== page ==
“We can’t be afraid of change. You may feel very secure in the pond that you are in, but if you never venture out of it, you will never know that there is such a thing as an ocean, a sea. Holding onto something that is good for you now, may be the very reason why you don’t have something better.”
“but nothing I ever gave was good for you;
it was like white bread to goldfish.
they cram and cram, and it kills them,
and they drift in the pool, belly-up,
making stunned faces
and playing on our guilt
as if their own toxic gluttony
was not their own fault
there you are, still outside the window,
still with your hands out, still
pallid and fish-eyed, still acting
stupidly innocent and starved.”
― Margaret Atwood, Morning in the Burned House
I made it a point on the Stop and Photograph the Roses bike ride to swing by Fair Park. I love the Art Deco architecture, sculpture, and murals there. Plus, there is Leonhardt Lagoon, with the incredible 1986 walk-on sculpture by Patricia Johanson, Saggitaria Platyphylla (Delta Duckpotato).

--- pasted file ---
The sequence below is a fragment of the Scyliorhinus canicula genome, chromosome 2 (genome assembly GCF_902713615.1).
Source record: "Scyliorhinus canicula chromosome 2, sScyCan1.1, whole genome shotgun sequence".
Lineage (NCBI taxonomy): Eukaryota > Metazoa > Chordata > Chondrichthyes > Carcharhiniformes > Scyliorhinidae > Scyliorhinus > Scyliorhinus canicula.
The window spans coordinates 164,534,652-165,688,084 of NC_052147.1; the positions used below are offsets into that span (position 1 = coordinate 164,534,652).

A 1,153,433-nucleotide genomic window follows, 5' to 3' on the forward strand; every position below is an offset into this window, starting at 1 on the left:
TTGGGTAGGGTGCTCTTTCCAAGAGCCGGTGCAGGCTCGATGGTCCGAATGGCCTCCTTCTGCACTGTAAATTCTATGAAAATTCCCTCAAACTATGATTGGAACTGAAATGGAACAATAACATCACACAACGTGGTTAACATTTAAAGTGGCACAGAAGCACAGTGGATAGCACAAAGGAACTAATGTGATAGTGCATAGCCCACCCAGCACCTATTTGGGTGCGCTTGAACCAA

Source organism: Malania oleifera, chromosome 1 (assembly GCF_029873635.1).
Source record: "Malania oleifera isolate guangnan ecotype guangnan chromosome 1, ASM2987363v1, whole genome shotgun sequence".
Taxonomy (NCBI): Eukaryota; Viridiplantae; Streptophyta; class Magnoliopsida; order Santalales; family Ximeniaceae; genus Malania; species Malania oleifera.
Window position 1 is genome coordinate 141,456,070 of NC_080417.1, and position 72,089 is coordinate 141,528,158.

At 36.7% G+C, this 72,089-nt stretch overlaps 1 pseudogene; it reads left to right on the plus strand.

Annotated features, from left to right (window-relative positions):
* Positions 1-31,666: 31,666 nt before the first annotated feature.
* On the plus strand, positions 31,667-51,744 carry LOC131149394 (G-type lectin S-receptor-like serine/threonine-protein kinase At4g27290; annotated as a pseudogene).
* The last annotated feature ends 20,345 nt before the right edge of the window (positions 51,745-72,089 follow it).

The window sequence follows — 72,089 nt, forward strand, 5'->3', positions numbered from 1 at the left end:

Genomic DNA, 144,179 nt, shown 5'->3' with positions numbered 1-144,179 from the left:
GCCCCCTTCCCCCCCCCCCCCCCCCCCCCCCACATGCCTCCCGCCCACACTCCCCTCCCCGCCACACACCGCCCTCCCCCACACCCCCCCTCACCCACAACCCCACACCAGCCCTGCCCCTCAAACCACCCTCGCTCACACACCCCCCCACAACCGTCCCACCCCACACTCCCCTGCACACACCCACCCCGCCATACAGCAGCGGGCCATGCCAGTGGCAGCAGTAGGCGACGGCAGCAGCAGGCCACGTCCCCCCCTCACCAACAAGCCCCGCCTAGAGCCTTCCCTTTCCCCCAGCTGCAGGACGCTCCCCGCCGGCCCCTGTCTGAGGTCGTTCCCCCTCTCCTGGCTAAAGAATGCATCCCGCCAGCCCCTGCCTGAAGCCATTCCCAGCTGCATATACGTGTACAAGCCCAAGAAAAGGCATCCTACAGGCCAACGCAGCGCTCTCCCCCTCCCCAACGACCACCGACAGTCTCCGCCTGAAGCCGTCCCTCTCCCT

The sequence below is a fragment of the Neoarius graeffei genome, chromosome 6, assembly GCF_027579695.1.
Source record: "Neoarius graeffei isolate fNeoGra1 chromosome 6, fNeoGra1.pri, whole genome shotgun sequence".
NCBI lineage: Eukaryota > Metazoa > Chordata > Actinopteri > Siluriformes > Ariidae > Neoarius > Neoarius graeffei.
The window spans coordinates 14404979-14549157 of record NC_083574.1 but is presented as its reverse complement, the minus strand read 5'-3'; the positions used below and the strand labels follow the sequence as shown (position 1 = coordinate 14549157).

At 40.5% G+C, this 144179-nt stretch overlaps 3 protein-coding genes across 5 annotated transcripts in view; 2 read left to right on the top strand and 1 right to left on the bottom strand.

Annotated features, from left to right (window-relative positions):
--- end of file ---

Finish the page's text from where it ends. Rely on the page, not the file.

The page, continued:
“The lagoon was in the middle of Dallas’ largest park with four major museums along the shore, and it seemed a wonderful opportunity to convert it into a home for native wildlife—ducks, turtles, fish, shrimp, insects—by cleaning up the water and conceiving of landscaping as food. The “sculpture” was thought of as not just aesthetic, but rather a means of bringing people into contact with the plants and animals and the water.”
It’s interesting, but there really is a Sagittaria Platyphylla (Delta Duckpotato) – it’s a water weed. The only thing is, the real thing is spelled slightly differently than the title of the sculpture (one G, two T’s). I’m sure she did this on purpose – for something of this size, you want to get it right.